Loss of sensation is a common secondary effect that stroke survivors experience. Studies show that about 50-80% of survivors encounter some form of sensory deficit after a stroke. The loss of sensation may manifest as difficulty in distinguishing sensations of pressure or temperature, numbness, or a total loss of sensation in a limb. However, there is hope for regaining sensation after a stroke through sensory reeducation.
Sensory issues after a stroke may take various forms, including numbness, a tingling or pins-and-needles sensation, difficulty in differentiating between hot and cold, and light versus deep pressure. These sensory deficits occur when a stroke damages the brain’s sensory-regulating areas, leading to varying degrees of sensory impairment depending on the severity and location of the stroke. For example, a thalamic stroke survivor may experience numbness, while a parietal lobe stroke survivor may encounter issues processing and regulating sensations such as pain and touch.
Sensory reeducation is a rehabilitation technique that can help survivors regain sensory function by retraining the brain to process sensory signals. This process promotes the return of sensation after stroke by providing stimulation to the brain that encourages sensory processing. Consistent practice of sensory retraining exercises helps promote neuroplasticity, the brain’s ability to heal and create new neural pathways.
These exercises involve touch and are designed to retrain the brain’s interpretation of senses. Examples of exercises include tabletop touch therapy, texture hunting, texture recognition, temperature differentiation, and touch localization. For the best results, it’s essential to work closely with an occupational or physical therapist to optimize recovery.
Reduced sensation after a stroke can pose a threat to health and safety. In addition to participating in sensory reeducation, it’s important to be mindful of the risks associated with decreased sensation and be proactive in reducing these risks. Regular skin checks and avoiding being stationary in any one position for too long are crucial in mitigating these risks.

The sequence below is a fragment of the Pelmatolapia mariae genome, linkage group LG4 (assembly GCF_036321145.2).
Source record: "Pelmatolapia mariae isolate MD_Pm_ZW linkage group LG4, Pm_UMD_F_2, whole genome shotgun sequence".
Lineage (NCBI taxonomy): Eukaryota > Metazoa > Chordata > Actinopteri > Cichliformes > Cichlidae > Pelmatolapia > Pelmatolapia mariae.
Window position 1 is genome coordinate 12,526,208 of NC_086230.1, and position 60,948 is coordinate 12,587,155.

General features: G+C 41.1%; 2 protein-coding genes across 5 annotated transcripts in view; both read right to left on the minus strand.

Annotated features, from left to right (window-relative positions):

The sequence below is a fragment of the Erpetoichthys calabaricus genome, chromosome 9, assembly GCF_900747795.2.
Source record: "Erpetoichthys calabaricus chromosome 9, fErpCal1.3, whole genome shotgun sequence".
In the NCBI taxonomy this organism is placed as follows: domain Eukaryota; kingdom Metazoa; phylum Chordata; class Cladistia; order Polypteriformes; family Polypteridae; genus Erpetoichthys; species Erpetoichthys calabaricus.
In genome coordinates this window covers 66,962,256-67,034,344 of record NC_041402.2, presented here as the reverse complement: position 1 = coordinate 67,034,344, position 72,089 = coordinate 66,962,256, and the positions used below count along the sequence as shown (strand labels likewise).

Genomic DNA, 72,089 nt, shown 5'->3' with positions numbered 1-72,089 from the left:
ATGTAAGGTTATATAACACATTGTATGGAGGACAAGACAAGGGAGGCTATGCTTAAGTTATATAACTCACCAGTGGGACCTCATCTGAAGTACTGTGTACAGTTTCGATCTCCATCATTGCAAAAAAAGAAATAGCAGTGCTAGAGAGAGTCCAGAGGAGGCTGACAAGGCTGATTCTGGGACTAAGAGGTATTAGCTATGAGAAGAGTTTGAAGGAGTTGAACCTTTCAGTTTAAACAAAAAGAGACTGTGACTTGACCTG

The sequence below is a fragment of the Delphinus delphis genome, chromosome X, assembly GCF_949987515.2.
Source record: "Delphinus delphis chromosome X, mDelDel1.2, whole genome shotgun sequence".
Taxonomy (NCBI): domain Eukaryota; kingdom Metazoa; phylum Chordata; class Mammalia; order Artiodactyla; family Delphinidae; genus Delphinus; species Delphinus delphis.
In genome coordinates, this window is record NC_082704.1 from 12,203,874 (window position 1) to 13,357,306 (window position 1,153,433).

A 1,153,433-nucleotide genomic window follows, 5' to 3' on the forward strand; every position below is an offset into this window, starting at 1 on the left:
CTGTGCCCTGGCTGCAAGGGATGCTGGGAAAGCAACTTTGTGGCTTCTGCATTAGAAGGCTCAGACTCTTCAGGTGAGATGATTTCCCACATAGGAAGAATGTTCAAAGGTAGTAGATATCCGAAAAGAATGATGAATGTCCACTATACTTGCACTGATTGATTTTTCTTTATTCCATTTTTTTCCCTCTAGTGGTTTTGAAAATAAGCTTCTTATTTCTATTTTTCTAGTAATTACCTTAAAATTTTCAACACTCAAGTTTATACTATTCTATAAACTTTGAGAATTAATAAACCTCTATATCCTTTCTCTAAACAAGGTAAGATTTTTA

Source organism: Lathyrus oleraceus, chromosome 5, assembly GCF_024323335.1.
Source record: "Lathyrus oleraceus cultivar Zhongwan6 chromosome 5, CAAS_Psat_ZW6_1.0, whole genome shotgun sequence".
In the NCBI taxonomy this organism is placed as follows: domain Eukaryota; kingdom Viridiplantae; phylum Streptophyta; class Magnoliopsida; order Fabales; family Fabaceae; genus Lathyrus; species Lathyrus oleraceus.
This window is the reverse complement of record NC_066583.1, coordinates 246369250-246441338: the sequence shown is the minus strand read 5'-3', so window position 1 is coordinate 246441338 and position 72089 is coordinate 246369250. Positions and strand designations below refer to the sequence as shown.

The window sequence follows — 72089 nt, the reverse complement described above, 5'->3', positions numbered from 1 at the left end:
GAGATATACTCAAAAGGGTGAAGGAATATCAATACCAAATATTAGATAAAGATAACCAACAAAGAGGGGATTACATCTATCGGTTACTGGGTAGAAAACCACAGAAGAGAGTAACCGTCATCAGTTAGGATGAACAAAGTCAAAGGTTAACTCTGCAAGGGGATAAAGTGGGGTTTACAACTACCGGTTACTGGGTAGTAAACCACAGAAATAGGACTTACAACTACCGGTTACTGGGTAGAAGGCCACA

The activities that follow are those that especially target your sense of touch. When you touch something, your brain receives sensory input, which helps it form new neural connections. These drills support retraining in a number of distinct senses, including light touch, pressure, texture detection, and temperature difference. In turn, this approach supports the recovery of feeling following a stroke.
Practice for around 10-15 minutes a day, and perform each exercise at least ten times. To recover from a stroke quickly, keep in mind that repetition and consistency are crucial.
1. Touch Therapy on a Table
Put a range of items on a table in front of you that have various textures. Practice with soft scarves, coarse sandpaper, fluffy cotton balls, rough Velcro, and cold cutlery, for instance.
Pick up the items and feel them without looking at them. When you consider or imagine each thing, try to differentiate between textures by taking your time and being deliberate.
2. Texture Hunting
Bury various tactile things, such as cotton balls, marbles, coins, and Velcro strips, in a big bowl of uncooked rice. Next, insert your hand into the bowl and make a blind search for the items inside. If you locate something, make an effort to identify what you are holding.